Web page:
Then when it was all said and done I sent written thank you letters to my wing commander and DO for helping to make things happen.

And I still have the thank you letter I got from the initial COVID Unified Command on my fridge.

Stop waiting for an incident to occur and for someone to have the bright idea to call CAP.

Sell your squadron.


Been selling the Wing and Sqdn...we've had 50 yr members who haven't done the legwork ..the new guard is and...this AOR has to do the delicate tap dance of being in EM at many levels and many where we are at are about 30 yrs late on anything. We aren't waiting on anything ...we are covering numerous issues of promises and mistrust....many in our AOR are babysitting relationships....we are just not everyday buddies and certainly CAP leadership prior to my arrival did not visit the EM world until the last 5 yrs...hard to do when when a Wing has some narcissistic personnel who can't see beyond their own egos....

Holding Pattern

Quote from: heliodoc on December 18, 2021, 03:13:36 AM
Quote from: Holding Pattern on December 18, 2021, 02:48:37 AM
Quote from: heliodoc on December 17, 2021, 08:49:21 PMMany were not lucky like you to be called...

Luck had absofreakinglutely nothing to do with it.

I developed relationships by going to my established County SAR team's trainings. I showed up to COAD meetings. I showed up to LEPC meetings. I showed the flag at nearly every single public interaction my EMAs were at. AND THEN I CALLED THEM WHEN COVID HEATED UP AND WE WERE AUTHORIZED TO DO MISSIONS AND SAID "Hey, here's what we can do, can you use us?" Then I walked them through requesting us. Then I babysat the mission request every 30 minutes and probably annoyed my DO a bit.


Then when it was all said and done I sent written thank you letters to my wing commander and DO for helping to make things happen.

And I still have the thank you letter I got from the initial COVID Unified Command on my fridge.

Stop waiting for an incident to occur and for someone to have the bright idea to call CAP.

Sell your squadron.


Been selling the Wing and Sqdn...we've had 50 yr members who haven't done the legwork ..the new guard is and...this AOR has to do the delicate tap dance of being in EM at many levels and many where we are at are about 30 yrs late on anything. We aren't waiting on anything ...we are covering numerous issues of promises and mistrust....many in our AOR are babysitting relationships....we are just not everyday buddies and certainly CAP leadership prior to my arrival did not visit the EM world until the last 5 yrs...hard to do when when a Wing has some narcissistic personnel who can't see beyond their own egos....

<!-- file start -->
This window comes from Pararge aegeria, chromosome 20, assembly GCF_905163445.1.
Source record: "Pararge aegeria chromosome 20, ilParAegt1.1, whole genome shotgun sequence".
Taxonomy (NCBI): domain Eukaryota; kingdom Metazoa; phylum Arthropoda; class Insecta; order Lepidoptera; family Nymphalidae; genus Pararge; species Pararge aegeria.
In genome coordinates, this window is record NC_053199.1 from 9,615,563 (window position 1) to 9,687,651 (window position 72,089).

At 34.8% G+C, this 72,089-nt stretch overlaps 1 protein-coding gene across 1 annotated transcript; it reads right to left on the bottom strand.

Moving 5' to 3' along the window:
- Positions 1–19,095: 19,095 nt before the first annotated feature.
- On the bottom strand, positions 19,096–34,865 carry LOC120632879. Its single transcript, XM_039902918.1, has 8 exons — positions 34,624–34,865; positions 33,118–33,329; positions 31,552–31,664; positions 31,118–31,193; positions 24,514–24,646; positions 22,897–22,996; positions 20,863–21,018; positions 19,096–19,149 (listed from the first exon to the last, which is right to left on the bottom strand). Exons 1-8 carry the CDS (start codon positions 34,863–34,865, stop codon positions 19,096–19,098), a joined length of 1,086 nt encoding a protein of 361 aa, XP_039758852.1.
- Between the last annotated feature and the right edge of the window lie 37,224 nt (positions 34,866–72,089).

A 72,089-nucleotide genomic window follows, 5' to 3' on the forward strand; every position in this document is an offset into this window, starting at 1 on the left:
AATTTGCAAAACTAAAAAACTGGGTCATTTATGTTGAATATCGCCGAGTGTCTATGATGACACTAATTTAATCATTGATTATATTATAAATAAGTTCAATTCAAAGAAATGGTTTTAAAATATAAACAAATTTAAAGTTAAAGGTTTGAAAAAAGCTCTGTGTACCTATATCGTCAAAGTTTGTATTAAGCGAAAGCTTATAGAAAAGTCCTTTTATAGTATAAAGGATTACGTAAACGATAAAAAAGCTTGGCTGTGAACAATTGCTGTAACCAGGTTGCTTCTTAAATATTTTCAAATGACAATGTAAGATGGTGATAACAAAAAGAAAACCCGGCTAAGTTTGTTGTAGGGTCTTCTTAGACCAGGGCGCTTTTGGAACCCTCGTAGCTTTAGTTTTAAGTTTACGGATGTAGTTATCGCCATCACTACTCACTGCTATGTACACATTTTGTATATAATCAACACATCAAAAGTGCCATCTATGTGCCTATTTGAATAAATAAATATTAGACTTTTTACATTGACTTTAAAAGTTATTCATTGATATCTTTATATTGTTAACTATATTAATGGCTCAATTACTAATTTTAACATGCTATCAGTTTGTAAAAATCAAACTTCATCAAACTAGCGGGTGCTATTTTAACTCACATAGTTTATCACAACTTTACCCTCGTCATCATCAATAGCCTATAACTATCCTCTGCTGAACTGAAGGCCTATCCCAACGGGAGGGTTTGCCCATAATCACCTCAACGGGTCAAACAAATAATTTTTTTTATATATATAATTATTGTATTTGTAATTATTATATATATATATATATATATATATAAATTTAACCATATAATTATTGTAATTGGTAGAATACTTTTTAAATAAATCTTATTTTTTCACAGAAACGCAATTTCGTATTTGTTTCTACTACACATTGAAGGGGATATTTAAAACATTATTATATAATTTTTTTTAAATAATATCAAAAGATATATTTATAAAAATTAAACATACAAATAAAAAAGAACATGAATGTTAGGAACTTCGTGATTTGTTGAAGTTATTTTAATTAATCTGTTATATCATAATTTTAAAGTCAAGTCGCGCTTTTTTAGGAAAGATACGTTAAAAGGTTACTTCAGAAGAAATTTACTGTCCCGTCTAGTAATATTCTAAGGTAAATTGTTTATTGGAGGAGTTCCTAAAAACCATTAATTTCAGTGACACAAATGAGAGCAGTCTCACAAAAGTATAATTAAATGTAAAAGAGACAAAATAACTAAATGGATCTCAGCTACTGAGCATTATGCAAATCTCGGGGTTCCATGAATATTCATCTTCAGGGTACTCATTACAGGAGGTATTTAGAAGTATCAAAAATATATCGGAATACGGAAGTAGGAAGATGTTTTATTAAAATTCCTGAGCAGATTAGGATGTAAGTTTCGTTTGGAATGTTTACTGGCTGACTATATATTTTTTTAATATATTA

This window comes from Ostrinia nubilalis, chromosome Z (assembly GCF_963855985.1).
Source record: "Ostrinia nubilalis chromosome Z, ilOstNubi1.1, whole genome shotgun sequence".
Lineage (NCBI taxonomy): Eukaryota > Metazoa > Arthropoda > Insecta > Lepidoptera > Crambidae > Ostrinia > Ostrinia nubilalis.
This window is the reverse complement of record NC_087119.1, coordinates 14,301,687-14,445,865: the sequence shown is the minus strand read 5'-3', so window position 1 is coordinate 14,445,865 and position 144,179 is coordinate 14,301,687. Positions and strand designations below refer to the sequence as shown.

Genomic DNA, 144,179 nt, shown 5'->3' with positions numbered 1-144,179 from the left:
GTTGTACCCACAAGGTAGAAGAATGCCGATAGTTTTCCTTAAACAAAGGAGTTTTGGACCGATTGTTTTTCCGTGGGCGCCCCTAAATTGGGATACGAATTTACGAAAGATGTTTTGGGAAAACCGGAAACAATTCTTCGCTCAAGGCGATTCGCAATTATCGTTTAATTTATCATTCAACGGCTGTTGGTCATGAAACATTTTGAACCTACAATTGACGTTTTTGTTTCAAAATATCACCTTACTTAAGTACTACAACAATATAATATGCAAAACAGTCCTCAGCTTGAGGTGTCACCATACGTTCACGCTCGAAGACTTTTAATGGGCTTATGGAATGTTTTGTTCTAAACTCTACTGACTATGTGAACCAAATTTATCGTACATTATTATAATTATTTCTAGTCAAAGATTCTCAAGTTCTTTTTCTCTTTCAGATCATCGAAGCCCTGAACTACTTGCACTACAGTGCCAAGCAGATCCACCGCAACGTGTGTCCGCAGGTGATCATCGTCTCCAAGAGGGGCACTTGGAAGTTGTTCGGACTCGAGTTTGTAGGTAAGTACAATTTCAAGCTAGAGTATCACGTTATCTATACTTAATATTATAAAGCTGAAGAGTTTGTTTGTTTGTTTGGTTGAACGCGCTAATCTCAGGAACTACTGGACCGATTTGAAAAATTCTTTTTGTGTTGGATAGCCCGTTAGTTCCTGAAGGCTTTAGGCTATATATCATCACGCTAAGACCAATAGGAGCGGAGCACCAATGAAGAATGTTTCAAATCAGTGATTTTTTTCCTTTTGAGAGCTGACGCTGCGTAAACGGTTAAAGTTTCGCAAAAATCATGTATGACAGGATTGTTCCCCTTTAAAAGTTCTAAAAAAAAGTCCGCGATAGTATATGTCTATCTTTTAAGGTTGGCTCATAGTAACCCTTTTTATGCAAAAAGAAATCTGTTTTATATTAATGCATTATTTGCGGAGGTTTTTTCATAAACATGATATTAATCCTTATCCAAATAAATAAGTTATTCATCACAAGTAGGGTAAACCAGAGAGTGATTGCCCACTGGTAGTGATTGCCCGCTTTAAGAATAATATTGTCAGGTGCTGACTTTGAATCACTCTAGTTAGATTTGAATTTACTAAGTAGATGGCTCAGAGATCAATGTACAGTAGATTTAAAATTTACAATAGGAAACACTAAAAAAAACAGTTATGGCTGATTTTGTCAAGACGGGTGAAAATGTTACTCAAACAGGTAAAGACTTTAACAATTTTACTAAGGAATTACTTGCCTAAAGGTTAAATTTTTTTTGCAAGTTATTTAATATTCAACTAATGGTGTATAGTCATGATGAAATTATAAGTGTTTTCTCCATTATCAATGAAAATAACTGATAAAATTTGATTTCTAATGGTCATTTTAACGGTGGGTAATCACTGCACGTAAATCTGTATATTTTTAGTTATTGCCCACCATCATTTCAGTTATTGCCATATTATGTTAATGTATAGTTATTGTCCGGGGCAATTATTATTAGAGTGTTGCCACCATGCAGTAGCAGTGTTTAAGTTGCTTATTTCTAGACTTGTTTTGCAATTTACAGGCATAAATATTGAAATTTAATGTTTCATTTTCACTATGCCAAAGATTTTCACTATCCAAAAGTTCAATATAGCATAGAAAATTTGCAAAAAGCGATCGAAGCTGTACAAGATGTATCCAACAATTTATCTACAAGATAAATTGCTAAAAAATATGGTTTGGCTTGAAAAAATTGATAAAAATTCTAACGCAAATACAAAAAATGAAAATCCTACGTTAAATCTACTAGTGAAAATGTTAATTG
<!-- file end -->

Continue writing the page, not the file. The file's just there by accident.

The answer to your problems involves 3 good people dedicated to the cause. PM me if you want to set up a time to discuss it offline.

RiverAux

QuoteIF Congress could only bust away from the current political drama to even re evaluate the CAP charter to define a "new direction" for us...we are going to see status quo
Not needed at all. Current federal law actually lets CAP get involved in any sort of emergency management that we want.

Title 36 Section 40302
Quote(1) To provide an organization to—
(A) encourage and aid citizens of the United States in contributing their efforts, services, and resources in developing aviation and in maintaining air supremacy; and
(B) encourage and develop by example the voluntary contribution of private citizens to the public welfare.
(2) To provide aviation education and training especially to its senior and cadet members.
(3) To encourage and foster civil aviation in local communities.
(4) To provide an organization of private citizens with adequate facilities to assist in meeting local and national emergencies.
(5) To assist the Department of the Air Force in fulfilling its noncombat programs and missions.

Yeah, we have the nice airplanes and there are still some things that we can do with them that are helpful, but we are not mandated to only serve in the air. 

Sure, We are the Civil AIR Patrol, but if the nation doesn't need our aerial capabilities for any given situation, that doesn't mean we can't participate in some other fashion.  Its not like the Air National Guard doesn't occasionally get called on to do ground-based missions. 

And if many of these sorts of missions don't require days of training to perform does not that mean they aren't worth doing?  Do we have to only do stuff that requires specialized training?  As was shown in an earlier post, having a well-organized group of people that are motivated to serve may be all that is needed to help a local government or agency during a disaster.